In the most recent report by Hurun Research Institute on China’s Millionaires, it was found that the state of health is the number one concern of Chinese wealthiest citizens. The report noted that one quarter of Chinese Millionaires were not satisfied with their overall well being, while another third were worried that they don’t get enough exercise. Another curious but hardly surprising details is the fact that the younger those people are – more concern they have over their health.

Changes in the lifestyle, rapid urbanization resulted in more crowded cities  have contributed to the situation where non-communicable diseases have replaced infectious diseases as the main type of illness affecting people’s health. Modern Chinese are increasingly plagued by the same conditions that are common in the West – high blood pressure, diabetes, high cholesterol and other diseases of old age.  For example, the number of Chinese living with high blood pressure stands at 330 million, larger than the entire US population!

In addition, there is a general perception of low safety standards in food that may further contribute to health problems. Since 2008, several food related crises have further undermined trust of Chinese public in the safety of locally produced food.

Many health providers have realized that selling services instead of just products is a much more profitable and highly sustainable business model when it comes to Chinese healthcare market.

The vast majority of Chinese may not have much choice but to continue buying local food and forgo regular exercises simply due to the lack of sufficient material resources. This is not the case for over one million of China’s rich, people with net worth of CNY 10 million (US$1.6 million). They clearly can afford high quality health care, gym memberships and buying imported food that was produced according to Western safety standards.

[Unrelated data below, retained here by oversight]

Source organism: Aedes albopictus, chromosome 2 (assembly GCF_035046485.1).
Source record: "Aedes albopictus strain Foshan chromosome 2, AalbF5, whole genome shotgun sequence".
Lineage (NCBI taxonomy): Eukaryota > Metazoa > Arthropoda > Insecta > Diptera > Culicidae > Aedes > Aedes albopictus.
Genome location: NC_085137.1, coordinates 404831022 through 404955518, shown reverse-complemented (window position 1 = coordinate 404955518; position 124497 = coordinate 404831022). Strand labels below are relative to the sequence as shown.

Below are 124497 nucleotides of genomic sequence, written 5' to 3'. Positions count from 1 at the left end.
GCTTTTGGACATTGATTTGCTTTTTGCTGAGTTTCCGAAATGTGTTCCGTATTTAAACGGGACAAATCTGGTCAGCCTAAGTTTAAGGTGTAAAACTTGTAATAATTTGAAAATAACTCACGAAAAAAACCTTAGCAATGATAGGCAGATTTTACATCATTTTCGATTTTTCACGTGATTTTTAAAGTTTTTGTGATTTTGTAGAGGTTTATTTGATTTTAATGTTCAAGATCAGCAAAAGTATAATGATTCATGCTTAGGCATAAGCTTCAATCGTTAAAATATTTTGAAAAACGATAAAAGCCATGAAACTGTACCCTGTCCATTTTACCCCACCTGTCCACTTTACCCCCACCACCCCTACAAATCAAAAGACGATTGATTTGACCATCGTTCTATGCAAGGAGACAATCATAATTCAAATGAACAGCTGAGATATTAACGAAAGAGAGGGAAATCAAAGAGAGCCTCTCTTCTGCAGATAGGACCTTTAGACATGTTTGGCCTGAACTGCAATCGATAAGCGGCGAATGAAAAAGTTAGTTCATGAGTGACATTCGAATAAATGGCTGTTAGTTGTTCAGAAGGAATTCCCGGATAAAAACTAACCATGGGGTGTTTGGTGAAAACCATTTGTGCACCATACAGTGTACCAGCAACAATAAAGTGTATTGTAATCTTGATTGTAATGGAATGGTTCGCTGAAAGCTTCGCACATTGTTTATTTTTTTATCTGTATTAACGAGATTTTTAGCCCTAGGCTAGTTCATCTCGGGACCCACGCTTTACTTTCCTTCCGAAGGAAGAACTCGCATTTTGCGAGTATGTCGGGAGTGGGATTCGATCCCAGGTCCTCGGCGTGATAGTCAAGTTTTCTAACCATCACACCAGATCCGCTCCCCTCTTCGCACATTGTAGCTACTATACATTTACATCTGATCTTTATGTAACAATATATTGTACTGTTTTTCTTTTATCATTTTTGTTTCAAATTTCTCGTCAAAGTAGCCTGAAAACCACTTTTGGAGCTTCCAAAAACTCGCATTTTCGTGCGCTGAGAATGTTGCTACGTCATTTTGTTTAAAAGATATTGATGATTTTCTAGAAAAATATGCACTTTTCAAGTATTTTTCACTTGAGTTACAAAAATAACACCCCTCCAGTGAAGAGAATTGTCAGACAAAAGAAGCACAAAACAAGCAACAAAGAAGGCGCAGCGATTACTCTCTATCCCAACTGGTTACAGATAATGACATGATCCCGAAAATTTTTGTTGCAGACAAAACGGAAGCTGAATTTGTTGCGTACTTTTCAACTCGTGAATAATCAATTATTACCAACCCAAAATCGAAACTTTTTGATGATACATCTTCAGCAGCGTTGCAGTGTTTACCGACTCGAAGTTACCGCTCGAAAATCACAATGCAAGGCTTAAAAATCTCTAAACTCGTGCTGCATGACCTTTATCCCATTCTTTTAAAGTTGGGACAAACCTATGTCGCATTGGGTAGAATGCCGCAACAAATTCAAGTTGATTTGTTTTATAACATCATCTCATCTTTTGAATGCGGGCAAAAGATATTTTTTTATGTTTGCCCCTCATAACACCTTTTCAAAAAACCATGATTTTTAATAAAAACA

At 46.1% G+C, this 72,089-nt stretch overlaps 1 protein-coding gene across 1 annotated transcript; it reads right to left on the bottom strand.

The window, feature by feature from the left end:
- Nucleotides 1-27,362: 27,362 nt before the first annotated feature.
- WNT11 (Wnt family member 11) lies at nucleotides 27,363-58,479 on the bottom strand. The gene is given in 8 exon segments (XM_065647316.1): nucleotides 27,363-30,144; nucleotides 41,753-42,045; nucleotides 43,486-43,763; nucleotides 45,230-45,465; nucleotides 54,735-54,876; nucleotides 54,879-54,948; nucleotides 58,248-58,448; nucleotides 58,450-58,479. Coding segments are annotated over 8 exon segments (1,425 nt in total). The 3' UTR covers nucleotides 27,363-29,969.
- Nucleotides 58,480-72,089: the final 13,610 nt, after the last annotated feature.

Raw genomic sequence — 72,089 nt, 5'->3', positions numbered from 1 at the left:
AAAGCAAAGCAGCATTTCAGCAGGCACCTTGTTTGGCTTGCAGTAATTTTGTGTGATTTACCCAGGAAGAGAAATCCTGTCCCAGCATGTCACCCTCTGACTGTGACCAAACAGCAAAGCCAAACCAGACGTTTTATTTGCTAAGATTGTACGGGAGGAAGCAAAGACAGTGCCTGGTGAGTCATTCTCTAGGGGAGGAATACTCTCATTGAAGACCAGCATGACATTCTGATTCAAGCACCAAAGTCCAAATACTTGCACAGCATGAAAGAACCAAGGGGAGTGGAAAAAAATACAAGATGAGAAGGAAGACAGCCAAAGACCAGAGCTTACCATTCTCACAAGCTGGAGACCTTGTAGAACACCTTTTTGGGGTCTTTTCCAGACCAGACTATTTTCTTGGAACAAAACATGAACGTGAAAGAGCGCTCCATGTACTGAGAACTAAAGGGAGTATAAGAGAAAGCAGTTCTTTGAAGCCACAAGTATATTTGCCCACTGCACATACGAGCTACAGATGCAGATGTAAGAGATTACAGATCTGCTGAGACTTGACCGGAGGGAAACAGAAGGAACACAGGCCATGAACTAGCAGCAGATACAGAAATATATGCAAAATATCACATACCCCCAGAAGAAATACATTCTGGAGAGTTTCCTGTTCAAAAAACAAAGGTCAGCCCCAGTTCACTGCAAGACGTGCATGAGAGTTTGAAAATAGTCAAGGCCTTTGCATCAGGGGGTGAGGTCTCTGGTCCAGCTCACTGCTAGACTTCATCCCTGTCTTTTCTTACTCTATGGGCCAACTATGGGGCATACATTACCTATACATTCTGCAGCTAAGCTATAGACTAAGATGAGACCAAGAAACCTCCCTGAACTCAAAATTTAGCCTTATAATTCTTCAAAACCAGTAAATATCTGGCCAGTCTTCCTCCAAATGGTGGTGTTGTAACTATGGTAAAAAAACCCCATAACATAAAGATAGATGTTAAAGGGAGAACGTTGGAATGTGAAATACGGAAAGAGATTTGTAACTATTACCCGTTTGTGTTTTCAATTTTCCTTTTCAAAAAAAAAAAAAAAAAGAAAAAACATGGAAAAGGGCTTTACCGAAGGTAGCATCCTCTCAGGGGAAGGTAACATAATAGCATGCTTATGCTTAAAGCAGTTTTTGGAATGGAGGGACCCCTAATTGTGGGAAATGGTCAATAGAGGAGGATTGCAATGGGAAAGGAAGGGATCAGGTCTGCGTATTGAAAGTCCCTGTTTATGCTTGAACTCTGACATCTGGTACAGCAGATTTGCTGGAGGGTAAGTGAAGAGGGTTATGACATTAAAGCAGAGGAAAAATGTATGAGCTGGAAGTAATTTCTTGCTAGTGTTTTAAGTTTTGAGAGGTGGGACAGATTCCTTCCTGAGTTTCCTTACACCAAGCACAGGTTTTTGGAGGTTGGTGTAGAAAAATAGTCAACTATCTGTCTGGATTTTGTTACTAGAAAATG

Selling health and wellness products is also on the rise as seen in this chart:


Hurun’s reports predicts continuing rise of personalized high quality health care, the process that I can personally observe and attest to in China. Every year not only more and more clinics with foreign doctors pop up in Chinese cities, their main client base is shifting from being primarily foreign expats to the locals.

Many health providers have realized that selling services instead of just products is a much more profitable and highly sustainable business model when it comes to Chinese healthcare market.

An approach of Pfizer exemplifies just this type of approach. Hurun’s report cites their case: “Last year, when Pfizer introduced the Centrum ProNutrients series into China’s mainland market, it also launched the “Pfizer Consumer Health Experiment Center” to help educate consumers. This offers a free service for pharmacy members that included blood pressure, measuring glucose levels and bone density testing. These statistics are then sent to a health consultation firm for an overall analysis and customers can access their health reports easily from a computer by setting up a username and password.”

Company noted that they “have seen that consumer demand for personalized health management and consultancy services is beginning to take shape.”

Those healthcare service providers that recognize the growing trend and will be willing to take advantage of the opportunity to establish themselves in China early on will be able to build their brand of trustworhiness and quality. These efforts will most certainly pay off in the long run as China’s hunger for healthier lifestyle and the number of people being able to afford it will only continue to grow.

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